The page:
We think The Sparrows’ Nest is a significant resource for the movement. We hope to attract activists from all over who want to read more about Anarchists and Anarchism to come and use it. It has great potential for academic research too. We know for a fact that most of our back issues and DIY publications aren’t available anywhere else publically (although we’re pretty picky about who gets to see material internal to the movement).

 

The space is also being used to host talks, discussions and other events on topics related to Anarchist literature. We’ve had good feedback already from the movement generally. Freedom Bookshop very generously donated of dozens of titles. The wider Anarchist community of Nottingham has also been really enthusiastic about the project and several non-AFers are heavily involved. We’ve had far more visitors so far than we actually expected. But this brings us to an interesting issue. We are based in a house and it isn’t at all obvious that it’s really a library. We haven’t publicised the address very widely at all. Most people find out about us via word-of-mouth, Indymedia, which covered our opening event, or by looking for Anarchist activity in Nottingham on the web. People are given the address as and when they get in touch. What are we afraid of? Well Nottingham AF doesn’t exactly have a cosy relationship with the City Council or the cops, but at some point they’ll just have to deal with our existence. Nothing illegal goes on here and nothing seditious gets planned (we have proper insurance and everything!). But the Nottinghamshire fash scene being what it is, some parties may be looking to take revenge on whoever they can after the BNP national contacts list was published.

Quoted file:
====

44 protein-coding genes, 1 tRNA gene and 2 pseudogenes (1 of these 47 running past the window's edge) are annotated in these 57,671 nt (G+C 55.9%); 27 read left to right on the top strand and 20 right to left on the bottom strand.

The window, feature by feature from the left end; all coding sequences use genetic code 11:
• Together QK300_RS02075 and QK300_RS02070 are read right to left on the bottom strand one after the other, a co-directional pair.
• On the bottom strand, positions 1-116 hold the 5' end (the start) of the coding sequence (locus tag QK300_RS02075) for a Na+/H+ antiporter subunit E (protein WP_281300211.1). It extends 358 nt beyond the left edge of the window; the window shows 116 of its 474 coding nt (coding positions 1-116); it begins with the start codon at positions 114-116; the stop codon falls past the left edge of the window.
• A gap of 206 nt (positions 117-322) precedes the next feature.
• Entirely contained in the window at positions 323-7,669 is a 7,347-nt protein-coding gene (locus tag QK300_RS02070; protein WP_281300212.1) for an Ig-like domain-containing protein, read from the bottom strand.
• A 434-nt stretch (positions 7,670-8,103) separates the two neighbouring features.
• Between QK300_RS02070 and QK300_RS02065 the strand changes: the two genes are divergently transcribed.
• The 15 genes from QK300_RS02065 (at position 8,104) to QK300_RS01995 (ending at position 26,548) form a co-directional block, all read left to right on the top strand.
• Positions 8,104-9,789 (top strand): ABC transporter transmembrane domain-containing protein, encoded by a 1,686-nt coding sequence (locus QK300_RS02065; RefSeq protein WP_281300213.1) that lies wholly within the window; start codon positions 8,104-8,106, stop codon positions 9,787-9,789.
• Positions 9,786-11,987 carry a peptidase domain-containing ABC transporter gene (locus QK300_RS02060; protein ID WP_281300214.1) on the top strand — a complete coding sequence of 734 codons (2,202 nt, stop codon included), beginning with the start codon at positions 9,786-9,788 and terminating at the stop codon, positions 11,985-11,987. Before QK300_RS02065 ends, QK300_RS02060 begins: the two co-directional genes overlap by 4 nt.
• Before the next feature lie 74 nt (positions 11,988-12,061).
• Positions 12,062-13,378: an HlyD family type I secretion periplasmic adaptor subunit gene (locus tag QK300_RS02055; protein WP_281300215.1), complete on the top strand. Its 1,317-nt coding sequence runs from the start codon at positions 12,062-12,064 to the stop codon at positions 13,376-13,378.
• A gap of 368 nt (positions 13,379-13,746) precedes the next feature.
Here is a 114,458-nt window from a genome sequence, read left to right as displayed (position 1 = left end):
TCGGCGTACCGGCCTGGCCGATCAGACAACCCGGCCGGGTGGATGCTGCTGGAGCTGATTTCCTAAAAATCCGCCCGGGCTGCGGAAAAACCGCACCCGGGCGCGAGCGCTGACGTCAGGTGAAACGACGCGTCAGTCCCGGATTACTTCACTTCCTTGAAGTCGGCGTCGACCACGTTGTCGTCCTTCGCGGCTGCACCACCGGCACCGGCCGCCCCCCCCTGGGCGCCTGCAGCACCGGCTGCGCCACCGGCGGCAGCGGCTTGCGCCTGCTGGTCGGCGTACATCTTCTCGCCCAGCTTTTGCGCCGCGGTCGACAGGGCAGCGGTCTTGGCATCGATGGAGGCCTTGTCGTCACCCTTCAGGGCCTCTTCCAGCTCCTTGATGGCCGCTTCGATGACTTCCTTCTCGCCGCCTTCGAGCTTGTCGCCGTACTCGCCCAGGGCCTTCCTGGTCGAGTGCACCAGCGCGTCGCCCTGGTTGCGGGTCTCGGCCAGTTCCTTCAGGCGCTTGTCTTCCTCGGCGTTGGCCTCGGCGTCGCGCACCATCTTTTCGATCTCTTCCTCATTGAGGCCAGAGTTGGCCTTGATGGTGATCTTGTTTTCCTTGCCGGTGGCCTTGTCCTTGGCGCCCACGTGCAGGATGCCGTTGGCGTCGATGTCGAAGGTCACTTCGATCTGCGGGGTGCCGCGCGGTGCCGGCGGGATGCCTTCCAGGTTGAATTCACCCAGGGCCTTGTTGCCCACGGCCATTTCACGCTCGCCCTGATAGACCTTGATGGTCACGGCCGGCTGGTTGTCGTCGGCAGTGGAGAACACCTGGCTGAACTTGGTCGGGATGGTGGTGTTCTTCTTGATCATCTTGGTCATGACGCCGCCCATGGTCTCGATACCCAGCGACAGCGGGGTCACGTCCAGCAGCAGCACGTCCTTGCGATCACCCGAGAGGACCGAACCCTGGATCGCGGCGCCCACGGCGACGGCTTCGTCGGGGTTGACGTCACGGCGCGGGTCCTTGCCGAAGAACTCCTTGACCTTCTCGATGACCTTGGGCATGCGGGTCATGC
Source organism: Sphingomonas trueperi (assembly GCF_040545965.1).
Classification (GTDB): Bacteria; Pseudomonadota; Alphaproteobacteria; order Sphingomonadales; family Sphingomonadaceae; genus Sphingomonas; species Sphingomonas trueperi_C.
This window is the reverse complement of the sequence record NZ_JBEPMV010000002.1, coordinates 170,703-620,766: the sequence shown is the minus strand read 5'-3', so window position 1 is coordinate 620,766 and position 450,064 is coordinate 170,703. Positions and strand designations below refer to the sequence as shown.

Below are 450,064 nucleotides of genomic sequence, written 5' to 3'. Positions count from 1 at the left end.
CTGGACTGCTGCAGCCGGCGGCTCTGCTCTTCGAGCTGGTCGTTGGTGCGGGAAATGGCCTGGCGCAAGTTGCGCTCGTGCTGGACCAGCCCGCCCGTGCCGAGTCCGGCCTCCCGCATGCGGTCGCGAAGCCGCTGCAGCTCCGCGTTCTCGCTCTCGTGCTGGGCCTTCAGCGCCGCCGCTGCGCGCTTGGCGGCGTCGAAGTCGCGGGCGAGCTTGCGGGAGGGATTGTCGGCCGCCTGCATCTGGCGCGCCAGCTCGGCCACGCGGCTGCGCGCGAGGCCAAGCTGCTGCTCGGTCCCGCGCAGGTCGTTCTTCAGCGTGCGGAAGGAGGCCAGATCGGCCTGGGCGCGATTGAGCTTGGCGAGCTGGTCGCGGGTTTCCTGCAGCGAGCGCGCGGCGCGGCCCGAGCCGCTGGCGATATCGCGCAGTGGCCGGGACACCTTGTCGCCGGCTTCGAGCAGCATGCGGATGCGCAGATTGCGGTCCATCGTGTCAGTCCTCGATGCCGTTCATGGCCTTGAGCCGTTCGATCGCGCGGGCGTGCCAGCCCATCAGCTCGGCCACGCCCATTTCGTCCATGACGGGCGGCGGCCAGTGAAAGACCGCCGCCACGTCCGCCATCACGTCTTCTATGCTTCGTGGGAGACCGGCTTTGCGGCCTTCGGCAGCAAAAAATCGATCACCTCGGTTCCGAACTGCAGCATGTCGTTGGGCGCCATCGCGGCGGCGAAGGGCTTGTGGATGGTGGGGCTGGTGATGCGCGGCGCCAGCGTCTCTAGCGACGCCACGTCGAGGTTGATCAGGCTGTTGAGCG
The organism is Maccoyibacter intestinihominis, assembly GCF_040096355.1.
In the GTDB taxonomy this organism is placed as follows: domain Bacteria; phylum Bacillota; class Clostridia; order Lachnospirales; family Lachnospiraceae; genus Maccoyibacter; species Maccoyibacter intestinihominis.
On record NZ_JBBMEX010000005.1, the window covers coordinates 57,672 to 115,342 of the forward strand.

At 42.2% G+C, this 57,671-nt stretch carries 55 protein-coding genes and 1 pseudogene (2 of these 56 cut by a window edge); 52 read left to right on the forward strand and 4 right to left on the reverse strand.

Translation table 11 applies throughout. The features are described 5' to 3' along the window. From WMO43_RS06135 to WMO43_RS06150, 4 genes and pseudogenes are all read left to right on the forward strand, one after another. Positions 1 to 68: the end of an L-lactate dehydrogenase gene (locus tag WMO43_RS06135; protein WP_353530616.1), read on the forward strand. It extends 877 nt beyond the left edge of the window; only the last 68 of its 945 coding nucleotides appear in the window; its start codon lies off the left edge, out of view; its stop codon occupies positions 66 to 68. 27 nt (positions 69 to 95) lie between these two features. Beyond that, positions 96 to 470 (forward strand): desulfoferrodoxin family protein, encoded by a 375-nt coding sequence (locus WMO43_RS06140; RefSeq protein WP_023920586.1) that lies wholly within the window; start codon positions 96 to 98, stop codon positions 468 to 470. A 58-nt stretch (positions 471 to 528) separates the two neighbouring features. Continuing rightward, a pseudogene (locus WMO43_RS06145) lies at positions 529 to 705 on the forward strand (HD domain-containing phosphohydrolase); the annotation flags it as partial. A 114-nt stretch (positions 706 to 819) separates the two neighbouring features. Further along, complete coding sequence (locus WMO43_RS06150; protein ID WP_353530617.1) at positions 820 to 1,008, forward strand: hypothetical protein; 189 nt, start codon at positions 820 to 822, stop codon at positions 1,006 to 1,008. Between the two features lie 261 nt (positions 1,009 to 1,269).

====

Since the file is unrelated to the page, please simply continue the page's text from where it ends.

But we do need a controlled way to open up more and more publically. There’s an alternative education project starting up in Nottingham (see elsewhere on Autonomous Nottingham). By running some sessions here, e.g. on Anarchism itself, contemporary and Historical, or radical history more generally, we hope to attract some of those same autodidactic workers and (increasingly) other sorts of people we started the article by talking about, making it easy for them to read about Anarchism in its own words and get involved in the struggle.

 

Almost all of the books and pamphlets are inventoried now and can be found on the on-line catalogue via our (temporary) website: www.thesparrowsnest.org.uk (at the time of writing, the latest version of this still needs uploading, but you’ll get the general idea). We are still cataloguing like mad the thousands of papers and other items we have acquired, so contact us if there’s something you are specifically interested in. Join our (low-traffic) mailing list. Best of all, come and see us! Mail us at info@thesparrowsnest.org.uk (we can also provide accommodation, for a small donation to the library).

 

We have no funding and want to improve our collection, keep up to date with new titles and in particular acquire second copies of key texts so that we can lend them out to people (at present, everything has to be read at the library itself). So please consider donating books and other materials by and about Anarchists to us and, if you can, please take out a supporter’s subscription to the library (the amount is up to you). And when you publish something, why not send us a couple of copies so that it can be even more widely read.

 

Laura Norder

The Sparrows’ Nest and Nottingham Anarchist Federation.

Follow this link for website incl. phone and e-mail contact:

http://thesparrowsnest.org.uk